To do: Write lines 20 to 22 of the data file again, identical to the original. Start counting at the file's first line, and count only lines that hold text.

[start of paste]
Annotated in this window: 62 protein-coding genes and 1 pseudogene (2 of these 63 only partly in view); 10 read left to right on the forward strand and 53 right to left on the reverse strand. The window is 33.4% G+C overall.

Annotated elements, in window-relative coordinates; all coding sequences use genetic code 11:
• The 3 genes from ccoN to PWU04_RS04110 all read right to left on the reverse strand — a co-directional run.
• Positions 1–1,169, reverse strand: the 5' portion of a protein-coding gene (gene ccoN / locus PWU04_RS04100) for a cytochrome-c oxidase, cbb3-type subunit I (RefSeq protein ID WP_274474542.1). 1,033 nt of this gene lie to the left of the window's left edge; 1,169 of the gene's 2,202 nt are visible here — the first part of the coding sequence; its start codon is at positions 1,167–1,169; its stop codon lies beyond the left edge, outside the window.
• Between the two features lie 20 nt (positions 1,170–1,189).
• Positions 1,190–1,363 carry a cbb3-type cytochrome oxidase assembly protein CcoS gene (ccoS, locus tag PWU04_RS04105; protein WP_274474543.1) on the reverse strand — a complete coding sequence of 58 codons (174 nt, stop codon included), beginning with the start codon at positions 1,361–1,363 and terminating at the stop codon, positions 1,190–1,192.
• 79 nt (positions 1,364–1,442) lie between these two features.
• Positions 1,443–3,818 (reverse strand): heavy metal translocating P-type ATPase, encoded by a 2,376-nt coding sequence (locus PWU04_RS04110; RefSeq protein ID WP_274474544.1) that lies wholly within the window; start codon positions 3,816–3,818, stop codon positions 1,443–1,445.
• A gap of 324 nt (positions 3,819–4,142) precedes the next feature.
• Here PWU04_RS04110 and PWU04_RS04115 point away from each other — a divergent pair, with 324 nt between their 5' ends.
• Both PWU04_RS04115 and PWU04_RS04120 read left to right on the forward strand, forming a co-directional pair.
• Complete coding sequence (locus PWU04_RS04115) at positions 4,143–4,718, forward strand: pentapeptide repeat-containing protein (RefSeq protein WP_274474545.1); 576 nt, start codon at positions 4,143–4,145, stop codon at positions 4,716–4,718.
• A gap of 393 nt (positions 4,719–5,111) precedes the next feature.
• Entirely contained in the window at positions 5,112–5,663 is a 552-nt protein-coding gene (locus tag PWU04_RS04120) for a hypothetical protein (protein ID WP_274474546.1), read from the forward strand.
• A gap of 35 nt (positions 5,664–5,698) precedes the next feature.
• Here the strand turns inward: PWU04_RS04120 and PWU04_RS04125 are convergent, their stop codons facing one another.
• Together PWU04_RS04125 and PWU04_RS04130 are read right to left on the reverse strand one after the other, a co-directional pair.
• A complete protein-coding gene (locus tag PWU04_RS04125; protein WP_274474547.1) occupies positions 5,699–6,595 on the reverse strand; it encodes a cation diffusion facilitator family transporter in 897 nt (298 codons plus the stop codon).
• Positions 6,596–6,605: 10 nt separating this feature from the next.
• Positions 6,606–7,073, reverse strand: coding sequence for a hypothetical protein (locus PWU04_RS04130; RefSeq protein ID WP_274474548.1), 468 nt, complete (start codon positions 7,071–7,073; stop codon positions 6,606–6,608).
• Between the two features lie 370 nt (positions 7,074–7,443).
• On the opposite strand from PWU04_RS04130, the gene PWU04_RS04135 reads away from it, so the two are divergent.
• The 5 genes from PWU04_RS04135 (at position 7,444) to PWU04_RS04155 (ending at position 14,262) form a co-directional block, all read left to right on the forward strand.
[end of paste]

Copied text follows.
• Positions 6,606–7,073, reverse strand: coding sequence for a hypothetical protein (locus PWU04_RS04130; RefSeq protein ID WP_274474548.1), 468 nt, complete (start codon positions 7,071–7,073; stop codon positions 6,606–6,608).
• Between the two features lie 370 nt (positions 7,074–7,443).
• On the opposite strand from PWU04_RS04130, the gene PWU04_RS04135 reads away from it, so the two are divergent.